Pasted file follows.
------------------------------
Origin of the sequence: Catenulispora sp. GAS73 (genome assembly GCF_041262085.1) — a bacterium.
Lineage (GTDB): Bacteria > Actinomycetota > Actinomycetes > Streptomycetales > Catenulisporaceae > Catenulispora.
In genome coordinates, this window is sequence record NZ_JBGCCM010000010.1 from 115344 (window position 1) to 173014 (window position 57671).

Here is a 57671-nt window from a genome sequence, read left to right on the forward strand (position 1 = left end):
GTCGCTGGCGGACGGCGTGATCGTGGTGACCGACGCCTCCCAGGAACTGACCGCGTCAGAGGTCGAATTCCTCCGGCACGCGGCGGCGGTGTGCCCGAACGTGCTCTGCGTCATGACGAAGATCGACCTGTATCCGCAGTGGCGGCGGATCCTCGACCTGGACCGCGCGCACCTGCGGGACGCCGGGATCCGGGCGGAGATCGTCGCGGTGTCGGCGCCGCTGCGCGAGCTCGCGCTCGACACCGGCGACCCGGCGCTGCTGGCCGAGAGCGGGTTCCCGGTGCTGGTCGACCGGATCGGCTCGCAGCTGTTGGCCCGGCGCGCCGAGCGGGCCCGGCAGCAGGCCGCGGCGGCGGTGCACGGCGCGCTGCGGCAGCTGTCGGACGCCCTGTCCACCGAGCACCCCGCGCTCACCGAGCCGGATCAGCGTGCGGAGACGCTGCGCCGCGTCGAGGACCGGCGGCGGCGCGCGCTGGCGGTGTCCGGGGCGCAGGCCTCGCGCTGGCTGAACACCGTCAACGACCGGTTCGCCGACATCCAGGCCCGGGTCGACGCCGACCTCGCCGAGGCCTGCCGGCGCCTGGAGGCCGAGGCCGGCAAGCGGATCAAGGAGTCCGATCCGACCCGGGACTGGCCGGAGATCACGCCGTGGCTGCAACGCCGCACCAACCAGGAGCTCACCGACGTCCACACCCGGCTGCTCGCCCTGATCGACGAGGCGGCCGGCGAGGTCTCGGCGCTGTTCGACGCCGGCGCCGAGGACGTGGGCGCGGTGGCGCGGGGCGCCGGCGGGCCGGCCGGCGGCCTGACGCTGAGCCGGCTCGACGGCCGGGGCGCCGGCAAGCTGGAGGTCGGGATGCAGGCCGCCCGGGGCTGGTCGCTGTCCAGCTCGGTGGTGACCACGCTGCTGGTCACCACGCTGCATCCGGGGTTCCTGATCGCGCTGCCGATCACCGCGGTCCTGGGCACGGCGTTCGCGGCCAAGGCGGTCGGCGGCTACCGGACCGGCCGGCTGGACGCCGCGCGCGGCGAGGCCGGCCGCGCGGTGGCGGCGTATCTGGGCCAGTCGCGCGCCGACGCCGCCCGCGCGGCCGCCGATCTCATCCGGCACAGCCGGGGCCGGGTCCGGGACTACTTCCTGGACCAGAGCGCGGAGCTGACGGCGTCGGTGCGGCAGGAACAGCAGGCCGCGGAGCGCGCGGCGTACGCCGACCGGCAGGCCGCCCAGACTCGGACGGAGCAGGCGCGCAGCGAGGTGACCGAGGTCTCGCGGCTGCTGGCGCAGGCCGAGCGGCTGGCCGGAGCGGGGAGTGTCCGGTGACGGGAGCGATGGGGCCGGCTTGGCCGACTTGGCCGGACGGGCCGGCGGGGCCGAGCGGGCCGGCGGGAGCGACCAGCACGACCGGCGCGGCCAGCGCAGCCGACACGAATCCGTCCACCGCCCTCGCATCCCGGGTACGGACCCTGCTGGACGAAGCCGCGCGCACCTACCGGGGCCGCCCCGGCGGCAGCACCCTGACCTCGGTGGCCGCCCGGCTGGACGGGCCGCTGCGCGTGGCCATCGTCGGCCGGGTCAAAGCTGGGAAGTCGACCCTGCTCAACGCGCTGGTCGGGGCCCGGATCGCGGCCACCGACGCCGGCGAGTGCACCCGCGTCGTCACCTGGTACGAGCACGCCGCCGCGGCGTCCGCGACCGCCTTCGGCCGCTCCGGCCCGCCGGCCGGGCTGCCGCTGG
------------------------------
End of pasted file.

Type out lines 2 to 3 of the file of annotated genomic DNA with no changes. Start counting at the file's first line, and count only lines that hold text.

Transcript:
Lineage (GTDB): Bacteria > Actinomycetota > Actinomycetes > Streptomycetales > Catenulisporaceae > Catenulispora.
In genome coordinates, this window is sequence record NZ_JBGCCM010000010.1 from 115344 (window position 1) to 173014 (window position 57671).